South Africa's Foreign Minister Naledi Pandor threatened online by 'Israeli agents' after ICJ Gaza case
A senior South African politician said on Thursday she received threats from suspected Israeli agents after the country took Israel to the International Court of Justice over allegations of genocide in its war on Gaza.
Foreign Affairs Minister Naledi Pandor said she believed that Israeli intelligence agents were trying to intimidate her after she and her family members received online threats.
In an interview with Johannesburg radio station Salaamedia at South African President Cyril Ramaphosa’s State of the Nation address on Thursday, Pandor said she had spoken to police over worries for her family’s security.
"I felt that [it would] be better if we had extra security," she said in a video shared by Salaamedia.
"But what I’m more concerned about is my family, because in some of the social media messages my children are mentioned and so on, but this is par for the course.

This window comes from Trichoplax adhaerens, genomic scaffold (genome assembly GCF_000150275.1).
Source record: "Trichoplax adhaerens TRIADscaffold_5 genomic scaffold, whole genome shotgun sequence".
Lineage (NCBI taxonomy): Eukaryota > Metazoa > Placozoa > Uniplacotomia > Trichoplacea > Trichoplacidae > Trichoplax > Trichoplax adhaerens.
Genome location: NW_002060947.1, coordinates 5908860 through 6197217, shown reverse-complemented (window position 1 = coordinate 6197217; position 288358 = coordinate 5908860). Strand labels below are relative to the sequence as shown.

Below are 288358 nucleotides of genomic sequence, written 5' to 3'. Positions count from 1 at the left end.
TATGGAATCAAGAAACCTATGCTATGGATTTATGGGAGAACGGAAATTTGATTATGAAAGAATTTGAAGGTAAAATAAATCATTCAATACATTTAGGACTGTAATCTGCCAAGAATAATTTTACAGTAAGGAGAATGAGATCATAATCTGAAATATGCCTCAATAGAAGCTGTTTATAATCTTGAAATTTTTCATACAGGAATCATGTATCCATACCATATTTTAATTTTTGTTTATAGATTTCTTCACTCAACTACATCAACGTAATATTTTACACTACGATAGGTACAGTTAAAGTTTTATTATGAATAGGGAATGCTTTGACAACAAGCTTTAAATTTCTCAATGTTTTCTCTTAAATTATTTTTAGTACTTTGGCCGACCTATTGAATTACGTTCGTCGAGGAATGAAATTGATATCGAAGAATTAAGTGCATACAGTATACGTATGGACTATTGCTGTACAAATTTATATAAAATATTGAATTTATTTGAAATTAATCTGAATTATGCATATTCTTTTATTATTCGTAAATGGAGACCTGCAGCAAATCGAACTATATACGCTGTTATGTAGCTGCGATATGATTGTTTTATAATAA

"The Israeli agents, the intelligence services, [this] is how they behave, and they seek to intimidate you, so we must not be intimidated. There is a cause that is under way."
Pandor has been a vocal critic of Israel’s occupation of Palestinian land and has compared it to South Africa’s apartheid system, which lasted for over 40 years.
South Africa’s case against Israel at the ICJ for genocide has been regarded as a landmark moment in the struggle for justice for Palestinians and an attempt to hold Tel Aviv accountable at the highest judicial level in the world.
The preliminary ruling by ICJ judges ordered Israel to do all it can to prevent death, destruction and any acts of genocide against Palestinians in the territory.
[WATCH] International relations minister Dr Naledo Pandor says she is concerned about the safety of her family, suggesting Apartheid Israel's agents were hard at work intimidating advocates of the Palestinian cause. #SONA2024 pic.twitter.com/wc1HMSIEVE— Salaamedia (@salaamedia) February 8, 2024
In the interview on Thursday, Pandor said that the South African government was determined to see the ICJ case through.
"We talked to the South African people; they understand why it is we have taken up this moral course," she said.
South Africa’s historic decision to challenge Israel at the international court put it at odds with many Western governments which have unequivocally supported Tel Aviv's war on Gaza since it began on 7 October.
Since then, Israel's ground and air assault against the Palestinian enclave has killed almost 28,000 Palestinians, most of whom are civilians.